Music education always & always looking forward.

Slow Symmetry, Easily Countable: Symmetrical Compound Meter in A Great Big World's "Say Something"

A very popular modern pop tune in easy-to-count 12/8.


I can attest -- I've used this song in my classroom to demonstrate a musical concept, and it worked. Last week, I introduced the concept of 6/8 time to my beginning band students. In the past, I've used the bet (that I first lost thanks to Rick Springfield) to explain a little about symmetrical simple meter, or how 4/4 tends to be the dominant meter in most of Western music. Seeing that I am without a great big radio to scan through the stations in my current classroom, this time I started with a couple of Spotify-provided listening examples. In both of my beginning band classes, as I started to explain the difference between 4/4 time and 6/8 time, I played this song. 

From the first, vague piano notes, just about every kid in the room immediately knew this song. Some of the kids in my beginning band classes, who are rapidly approaching the Too Cool for School phase of their middle school years, started singing along before they even realized, and almost seemed embarrassed. They knew every single word of this song, although some of the kids were only six years old when it was released. Listening to this song and doing what I call the "six-eight sway" (that I use frequently with my chorus) brought them together in a way I did not expect.

Suffice to say, this song was a shockingly effective teaching tool. 

Intro: Ian Axel and Chad King, who met as music business students at NYU, were often heard on television before they were heard on the radio. Releasing rights to their music led to a 2013 collaboration with superstar Christina Aguilera, who heard the original version of "Say Something" on the TV program So You Think You Can Dance? Aguilera approached the duo about re-recording the track with vocal accompaniment. After the re-recorded version was released and performed on the show The Voice, it peaked at #4 on the Billboard Hot 100 & earned the duo a Grammy for Best Pop Duo/Group Performance.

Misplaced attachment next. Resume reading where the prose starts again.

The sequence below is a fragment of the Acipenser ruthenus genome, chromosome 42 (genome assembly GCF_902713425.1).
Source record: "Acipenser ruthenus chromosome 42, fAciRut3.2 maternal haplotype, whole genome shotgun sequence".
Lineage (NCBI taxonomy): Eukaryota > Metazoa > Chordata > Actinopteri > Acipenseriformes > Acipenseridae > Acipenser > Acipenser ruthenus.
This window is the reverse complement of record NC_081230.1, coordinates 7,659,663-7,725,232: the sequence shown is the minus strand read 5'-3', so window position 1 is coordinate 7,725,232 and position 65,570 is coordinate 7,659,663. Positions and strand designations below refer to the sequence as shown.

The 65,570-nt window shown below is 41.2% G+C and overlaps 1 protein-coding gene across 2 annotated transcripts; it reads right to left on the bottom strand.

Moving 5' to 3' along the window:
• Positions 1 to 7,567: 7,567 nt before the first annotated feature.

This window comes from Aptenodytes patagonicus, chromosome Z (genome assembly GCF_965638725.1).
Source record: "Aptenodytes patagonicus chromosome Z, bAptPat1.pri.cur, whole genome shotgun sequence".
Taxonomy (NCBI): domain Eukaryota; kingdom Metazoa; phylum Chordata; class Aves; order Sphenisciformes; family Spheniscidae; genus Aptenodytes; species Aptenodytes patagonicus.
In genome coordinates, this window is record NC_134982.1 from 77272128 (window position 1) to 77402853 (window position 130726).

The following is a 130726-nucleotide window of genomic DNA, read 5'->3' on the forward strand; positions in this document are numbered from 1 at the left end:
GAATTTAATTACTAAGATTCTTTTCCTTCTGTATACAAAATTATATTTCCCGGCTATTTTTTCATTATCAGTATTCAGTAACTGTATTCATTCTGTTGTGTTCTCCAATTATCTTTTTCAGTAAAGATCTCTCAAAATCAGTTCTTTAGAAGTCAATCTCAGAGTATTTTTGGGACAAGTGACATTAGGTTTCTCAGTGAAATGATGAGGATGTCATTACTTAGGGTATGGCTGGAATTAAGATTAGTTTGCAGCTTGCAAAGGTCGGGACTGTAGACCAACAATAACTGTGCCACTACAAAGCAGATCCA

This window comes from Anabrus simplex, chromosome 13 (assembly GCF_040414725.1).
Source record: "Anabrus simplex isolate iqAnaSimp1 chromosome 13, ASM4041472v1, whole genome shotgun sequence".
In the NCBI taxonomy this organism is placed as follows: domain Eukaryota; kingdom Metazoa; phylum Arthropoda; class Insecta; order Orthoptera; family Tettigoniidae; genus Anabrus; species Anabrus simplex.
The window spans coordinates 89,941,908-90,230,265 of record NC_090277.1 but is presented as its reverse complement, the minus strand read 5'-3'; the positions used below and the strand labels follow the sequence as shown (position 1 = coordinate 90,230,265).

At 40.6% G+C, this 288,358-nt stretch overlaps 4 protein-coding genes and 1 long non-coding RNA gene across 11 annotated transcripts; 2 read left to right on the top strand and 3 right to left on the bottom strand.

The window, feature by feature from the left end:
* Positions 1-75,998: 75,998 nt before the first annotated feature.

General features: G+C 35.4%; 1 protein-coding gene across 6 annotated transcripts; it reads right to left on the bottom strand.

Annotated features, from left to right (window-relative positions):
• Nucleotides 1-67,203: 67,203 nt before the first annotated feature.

Analysis: The song has been published in 12/8 time, with a very clear outline on the repeated verse in the chorus "I'm giving up on you", where the syllabic text matches up exactly with each subdivided note in symmetrical compound meter. At its slow tempo, it is very easy to hear the subdivision and allow young students to understand compound meter. 

It might be worth discussing in more advanced secondary theory classes as to whether the song is in minor (here that would mean Aeolian mode) or major. Although the first chord in the song is B minor, the melody returns frequently to the tonic if D and the last chord of the song (played after the vocals have ceased) is also D major. The primary chord progression of the song also makes more sense as a vi-IV-I-V as opposed to a i-VI-III-VII progression. This leads to the logical conclusion that the song is indeed in D major.

Considerations for Teaching: Aside from a potentially very upsetting music video, showing the supposed death of an elderly woman and her husband wishing her goodbye bedside, this song contains no offensive language or subject matter and serves as an excellent way to demonstrate symmetrical compound meter.

Subdivision in Synths: Symmetrical Compound Meter in INXS's "Never Tear Us Apart"

Uneven Numbers & Anger: Changing Meter in Heart's "Barracuda"